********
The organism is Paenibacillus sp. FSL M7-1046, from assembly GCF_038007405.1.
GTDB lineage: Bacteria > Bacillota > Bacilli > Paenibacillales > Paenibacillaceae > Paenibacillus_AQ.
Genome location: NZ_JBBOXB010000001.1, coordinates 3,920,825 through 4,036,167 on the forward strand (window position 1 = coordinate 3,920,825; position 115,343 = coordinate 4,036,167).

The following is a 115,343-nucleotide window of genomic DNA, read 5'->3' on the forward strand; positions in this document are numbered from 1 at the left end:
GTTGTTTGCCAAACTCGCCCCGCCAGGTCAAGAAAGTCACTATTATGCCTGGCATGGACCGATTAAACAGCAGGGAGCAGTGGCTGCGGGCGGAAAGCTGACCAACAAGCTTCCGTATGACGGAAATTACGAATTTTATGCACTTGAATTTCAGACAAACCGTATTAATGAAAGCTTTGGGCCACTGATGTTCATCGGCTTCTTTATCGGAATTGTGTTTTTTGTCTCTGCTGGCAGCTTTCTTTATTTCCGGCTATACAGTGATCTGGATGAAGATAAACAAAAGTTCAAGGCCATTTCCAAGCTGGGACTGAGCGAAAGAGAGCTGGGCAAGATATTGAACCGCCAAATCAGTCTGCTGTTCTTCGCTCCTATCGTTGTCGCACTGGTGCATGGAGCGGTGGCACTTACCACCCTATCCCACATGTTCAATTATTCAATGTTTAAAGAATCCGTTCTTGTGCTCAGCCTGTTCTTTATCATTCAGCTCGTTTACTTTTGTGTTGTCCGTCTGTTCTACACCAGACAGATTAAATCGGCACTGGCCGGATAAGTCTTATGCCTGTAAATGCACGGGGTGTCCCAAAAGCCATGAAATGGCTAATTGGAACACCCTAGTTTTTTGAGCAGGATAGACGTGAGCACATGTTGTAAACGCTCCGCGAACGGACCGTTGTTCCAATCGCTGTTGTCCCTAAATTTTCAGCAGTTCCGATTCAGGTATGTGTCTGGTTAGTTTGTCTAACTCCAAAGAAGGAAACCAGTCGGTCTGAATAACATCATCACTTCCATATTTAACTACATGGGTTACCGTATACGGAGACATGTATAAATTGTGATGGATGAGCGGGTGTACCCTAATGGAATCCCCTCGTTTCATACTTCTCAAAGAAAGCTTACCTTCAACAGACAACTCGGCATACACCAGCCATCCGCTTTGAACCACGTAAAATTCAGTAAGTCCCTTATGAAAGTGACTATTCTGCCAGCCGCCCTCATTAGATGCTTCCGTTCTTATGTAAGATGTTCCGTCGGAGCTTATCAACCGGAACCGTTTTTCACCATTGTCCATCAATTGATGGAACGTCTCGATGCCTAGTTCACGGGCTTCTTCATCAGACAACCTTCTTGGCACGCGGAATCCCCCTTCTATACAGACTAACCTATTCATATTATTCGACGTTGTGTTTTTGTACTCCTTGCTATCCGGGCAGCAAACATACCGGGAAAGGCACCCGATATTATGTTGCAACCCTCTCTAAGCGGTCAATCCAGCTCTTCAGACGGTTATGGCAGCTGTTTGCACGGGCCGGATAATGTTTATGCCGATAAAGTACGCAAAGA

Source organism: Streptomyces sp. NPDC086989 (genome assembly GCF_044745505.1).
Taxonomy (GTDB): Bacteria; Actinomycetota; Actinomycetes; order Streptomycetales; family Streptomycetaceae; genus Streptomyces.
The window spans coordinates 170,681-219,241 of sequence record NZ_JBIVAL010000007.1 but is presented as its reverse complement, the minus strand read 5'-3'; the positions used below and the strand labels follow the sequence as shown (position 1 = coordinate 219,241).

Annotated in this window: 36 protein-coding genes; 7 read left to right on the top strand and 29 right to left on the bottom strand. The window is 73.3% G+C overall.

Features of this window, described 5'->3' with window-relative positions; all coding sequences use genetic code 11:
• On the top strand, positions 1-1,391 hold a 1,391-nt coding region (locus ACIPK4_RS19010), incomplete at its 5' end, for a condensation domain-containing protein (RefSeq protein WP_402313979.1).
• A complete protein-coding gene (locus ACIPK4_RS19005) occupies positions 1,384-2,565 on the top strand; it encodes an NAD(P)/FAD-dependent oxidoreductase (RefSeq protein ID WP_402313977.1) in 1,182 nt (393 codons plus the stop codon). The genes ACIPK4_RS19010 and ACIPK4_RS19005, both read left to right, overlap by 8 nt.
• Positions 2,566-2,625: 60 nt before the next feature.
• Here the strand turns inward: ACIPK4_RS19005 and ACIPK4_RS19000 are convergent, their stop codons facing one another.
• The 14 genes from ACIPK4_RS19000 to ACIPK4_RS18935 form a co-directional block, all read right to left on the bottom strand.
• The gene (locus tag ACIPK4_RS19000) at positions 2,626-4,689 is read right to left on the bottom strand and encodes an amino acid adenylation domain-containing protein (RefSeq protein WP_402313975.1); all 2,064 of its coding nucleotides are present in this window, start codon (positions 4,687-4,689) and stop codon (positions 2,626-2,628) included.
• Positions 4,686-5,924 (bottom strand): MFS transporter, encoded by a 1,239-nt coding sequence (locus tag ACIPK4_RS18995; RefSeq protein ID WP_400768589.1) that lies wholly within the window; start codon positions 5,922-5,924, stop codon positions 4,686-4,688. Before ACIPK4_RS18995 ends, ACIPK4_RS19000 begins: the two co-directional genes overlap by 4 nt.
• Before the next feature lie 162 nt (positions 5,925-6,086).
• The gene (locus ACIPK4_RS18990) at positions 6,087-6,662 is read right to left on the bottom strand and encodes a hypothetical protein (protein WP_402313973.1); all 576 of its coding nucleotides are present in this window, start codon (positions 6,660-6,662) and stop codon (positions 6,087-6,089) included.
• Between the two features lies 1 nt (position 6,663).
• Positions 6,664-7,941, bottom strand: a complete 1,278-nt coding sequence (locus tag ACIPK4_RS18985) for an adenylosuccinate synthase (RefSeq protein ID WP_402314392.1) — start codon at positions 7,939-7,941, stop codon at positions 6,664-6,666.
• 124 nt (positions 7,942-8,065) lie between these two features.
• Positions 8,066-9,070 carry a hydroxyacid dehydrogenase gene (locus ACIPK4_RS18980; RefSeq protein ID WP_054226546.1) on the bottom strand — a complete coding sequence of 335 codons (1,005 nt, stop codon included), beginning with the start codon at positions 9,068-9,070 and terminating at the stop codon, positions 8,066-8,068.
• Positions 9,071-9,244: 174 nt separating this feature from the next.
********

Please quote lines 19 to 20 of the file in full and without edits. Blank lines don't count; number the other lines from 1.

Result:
• The gene (locus ACIPK4_RS18990) at positions 6,087-6,662 is read right to left on the bottom strand and encodes a hypothetical protein (protein WP_402313973.1); all 576 of its coding nucleotides are present in this window, start codon (positions 6,660-6,662) and stop codon (positions 6,087-6,089) included.
• Between the two features lies 1 nt (position 6,663).